Napa/Calistoga (California)

Returning to the States from Mexico just long enough to pick up clean clothes and a fresh SD card or two, I left sand and sea behind, and headed for a quick run around Napa’s wine country to scout locations for a day-long corporate meeting—leaving room for some wining and dining, of course. With a lot of territory to cover—from the wine caves of the Odette Estate to Francis Ford Coppola’s revitalized Inglenook—and not much of a palate for anything beyond good champagne, I brought along my oenophile husband as my wine wingman/research assistant. Fortunately, he was able to talk shop with the vintners, while I checked out the facilities, taking polite sips of whatever was offered.

Napa Valley
The grand entrance at Inglenook Vineyard in Napa, CA. (Kate Doyle Hooper)

From there, we raced over to catch a quick luncheon ride to the Grgich Hills Estate aboard the Napa Valley Wine Train which, I was told, could also be rented out for private events, such as the one I had in mind for my corporate group. I was kind of loving the idea of an all-in-one movable, and drinkable, feast. Orders placed and wine poured, we chugged slowly through Downtown Napa, the outskirts, and then, eventually, alongside a good portion of the region’s 45,000 acres of grapes. Lunch arrived—chicken with julienned vegetables for me, salmon for him—on heavy, oven-warmed bone china plates, along with fine local vintages, and it was delicious, not to mention highly Instagrammable (like those walkways in Tongli). At the table, and later, on the vineyard tour, wine options were described in loving detail. Wine resister that I am, I started to lose consciousness, but my husband and fellow diners were lapping it up, nodding approvingly like true believers at a revival meeting. I tried to look busy and took notes in hopes of documenting—then later untangling—the mysteries of the grape some other time. When I revisited my notes weeks later, I realized they were written in Esperanto, and so my ignorance continued unabated. Apologies to the sommelier.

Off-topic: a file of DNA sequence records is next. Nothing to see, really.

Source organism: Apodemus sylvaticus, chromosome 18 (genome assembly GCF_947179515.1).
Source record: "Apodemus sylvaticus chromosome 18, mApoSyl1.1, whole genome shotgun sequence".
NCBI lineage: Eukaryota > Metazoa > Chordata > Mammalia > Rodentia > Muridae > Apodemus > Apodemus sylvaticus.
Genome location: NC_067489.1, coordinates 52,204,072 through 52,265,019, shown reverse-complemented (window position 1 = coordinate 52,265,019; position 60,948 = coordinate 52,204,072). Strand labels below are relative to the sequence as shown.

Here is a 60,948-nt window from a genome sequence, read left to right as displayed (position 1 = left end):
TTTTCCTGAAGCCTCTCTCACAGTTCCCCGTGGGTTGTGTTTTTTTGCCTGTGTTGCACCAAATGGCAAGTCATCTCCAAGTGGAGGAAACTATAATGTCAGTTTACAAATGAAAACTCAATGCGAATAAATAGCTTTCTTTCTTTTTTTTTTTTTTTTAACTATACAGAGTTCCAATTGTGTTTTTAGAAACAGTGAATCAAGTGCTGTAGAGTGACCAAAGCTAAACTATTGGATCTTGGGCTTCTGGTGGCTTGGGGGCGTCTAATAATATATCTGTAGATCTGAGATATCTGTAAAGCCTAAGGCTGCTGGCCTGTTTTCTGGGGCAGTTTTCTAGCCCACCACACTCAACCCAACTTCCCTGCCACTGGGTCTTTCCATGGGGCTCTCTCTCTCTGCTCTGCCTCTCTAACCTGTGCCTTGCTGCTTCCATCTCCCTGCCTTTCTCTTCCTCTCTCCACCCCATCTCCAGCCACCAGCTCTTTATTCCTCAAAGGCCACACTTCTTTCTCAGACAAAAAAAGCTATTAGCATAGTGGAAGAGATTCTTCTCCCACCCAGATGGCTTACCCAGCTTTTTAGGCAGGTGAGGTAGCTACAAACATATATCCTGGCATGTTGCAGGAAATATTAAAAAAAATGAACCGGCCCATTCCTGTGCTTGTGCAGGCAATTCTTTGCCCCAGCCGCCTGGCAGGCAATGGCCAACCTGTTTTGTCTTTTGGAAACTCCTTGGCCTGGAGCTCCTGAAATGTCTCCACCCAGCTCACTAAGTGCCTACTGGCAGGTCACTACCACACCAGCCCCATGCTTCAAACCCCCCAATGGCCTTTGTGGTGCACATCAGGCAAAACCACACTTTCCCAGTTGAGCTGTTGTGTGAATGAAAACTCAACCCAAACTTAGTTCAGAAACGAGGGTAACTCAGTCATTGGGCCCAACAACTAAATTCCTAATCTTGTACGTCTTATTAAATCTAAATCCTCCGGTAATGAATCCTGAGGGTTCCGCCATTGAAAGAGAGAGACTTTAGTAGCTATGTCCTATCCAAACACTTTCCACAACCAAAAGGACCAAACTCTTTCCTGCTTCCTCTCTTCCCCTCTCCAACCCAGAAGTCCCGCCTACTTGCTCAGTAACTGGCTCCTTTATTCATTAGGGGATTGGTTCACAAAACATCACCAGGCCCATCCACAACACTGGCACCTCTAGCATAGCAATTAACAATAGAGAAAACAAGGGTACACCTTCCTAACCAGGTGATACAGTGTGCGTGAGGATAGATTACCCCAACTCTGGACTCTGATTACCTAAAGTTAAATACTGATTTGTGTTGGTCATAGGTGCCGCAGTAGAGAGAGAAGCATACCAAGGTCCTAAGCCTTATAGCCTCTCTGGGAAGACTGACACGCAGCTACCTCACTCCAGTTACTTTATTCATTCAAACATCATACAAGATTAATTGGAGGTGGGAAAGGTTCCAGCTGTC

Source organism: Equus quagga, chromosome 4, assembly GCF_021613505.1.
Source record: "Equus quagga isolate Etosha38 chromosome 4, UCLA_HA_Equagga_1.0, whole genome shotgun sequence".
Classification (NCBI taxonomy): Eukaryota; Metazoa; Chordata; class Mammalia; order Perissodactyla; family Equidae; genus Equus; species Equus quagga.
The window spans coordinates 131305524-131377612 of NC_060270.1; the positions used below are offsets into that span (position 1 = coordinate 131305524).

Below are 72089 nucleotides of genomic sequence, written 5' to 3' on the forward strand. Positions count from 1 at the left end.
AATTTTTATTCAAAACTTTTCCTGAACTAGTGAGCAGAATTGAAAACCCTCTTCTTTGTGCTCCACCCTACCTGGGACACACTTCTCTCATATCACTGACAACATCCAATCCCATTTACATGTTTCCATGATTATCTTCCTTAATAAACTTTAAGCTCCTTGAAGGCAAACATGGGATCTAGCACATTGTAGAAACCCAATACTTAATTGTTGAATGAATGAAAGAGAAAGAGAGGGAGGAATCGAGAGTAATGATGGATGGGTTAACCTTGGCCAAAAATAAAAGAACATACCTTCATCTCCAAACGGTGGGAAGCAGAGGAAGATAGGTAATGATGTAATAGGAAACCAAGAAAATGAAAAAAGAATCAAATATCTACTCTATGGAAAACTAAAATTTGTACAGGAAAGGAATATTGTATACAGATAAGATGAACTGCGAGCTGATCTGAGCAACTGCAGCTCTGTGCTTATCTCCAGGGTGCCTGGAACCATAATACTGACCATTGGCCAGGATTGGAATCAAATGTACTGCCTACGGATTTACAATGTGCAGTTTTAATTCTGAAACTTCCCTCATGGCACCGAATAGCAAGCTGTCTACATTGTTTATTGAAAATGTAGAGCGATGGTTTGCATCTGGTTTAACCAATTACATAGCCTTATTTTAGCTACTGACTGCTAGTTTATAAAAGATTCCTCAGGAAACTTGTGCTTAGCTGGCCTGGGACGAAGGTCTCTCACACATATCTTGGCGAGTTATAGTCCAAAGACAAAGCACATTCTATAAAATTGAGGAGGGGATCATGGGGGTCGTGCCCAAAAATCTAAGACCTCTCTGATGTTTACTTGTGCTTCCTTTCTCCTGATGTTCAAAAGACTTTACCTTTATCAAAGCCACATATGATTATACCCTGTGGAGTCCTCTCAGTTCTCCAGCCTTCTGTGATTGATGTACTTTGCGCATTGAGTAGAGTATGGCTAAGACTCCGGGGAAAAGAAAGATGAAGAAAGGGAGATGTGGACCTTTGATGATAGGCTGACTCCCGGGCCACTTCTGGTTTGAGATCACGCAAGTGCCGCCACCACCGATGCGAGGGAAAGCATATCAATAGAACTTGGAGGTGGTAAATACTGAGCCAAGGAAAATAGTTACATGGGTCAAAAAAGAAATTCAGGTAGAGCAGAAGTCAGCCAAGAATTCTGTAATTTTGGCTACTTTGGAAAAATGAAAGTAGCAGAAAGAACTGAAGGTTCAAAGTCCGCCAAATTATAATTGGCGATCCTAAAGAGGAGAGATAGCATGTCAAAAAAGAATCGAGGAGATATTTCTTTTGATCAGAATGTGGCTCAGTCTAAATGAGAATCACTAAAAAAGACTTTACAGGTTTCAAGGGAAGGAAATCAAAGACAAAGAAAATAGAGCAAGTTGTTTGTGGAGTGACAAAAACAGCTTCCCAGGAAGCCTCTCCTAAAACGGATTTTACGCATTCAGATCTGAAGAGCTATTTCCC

Train trip over, and back in the car, a few hours later, we pulled into the well-manicured grounds of the Solage, An Auberge Resort. Arguably one of the most photogenic resorts in California wine country, Solage is among the most glamorous, slightly under-the-radar Northern California gems that most East Coasters haven’t heard of, even though it’s been around for more than a decade. Quietly glamorous, like Emma Stone’s character at the end of La La Land, Solage was dressed to impress, simply and beautifully without ostentation, all in calming tones of beige, slate and buttercream. The luxury bells and whistles were present throughout but discreetly placed, rather than swinging from the chandeliers. Instead of shared walls and adjoining rooms, we were on our own in a freestanding little house, with a giant bed, bath and cozy shaded patio, made for al fresco wine-sipping. Our car stayed put in the lot while we tooled around the property and nearby vineyards on fat-tire beach bikes that came with our room/house.

All is serene on the sidewalks of Calistoga’s Solange, An Auberge Resort. (Kate Doyle Hooper)

At the far end of Solage’s 25-acre property, there’s a self-contained mini-village that houses a main spa building and multiple one-room treatment “houses,” a state-of-the-art fitness studio building and yoga center, plus two sizeable saltwater pools, complete with wide umbrellas and palm trees. It was a beautifully cloudless afternoon, and a few Angelinos and Europeans and their pretty progeny were quietly lounging around the pool, as palm trees swayed and colorful frozen drinks were delivered with a slight bow. Yes, all was right with the world in Calistoga.

North Hatley, Québec (Canada)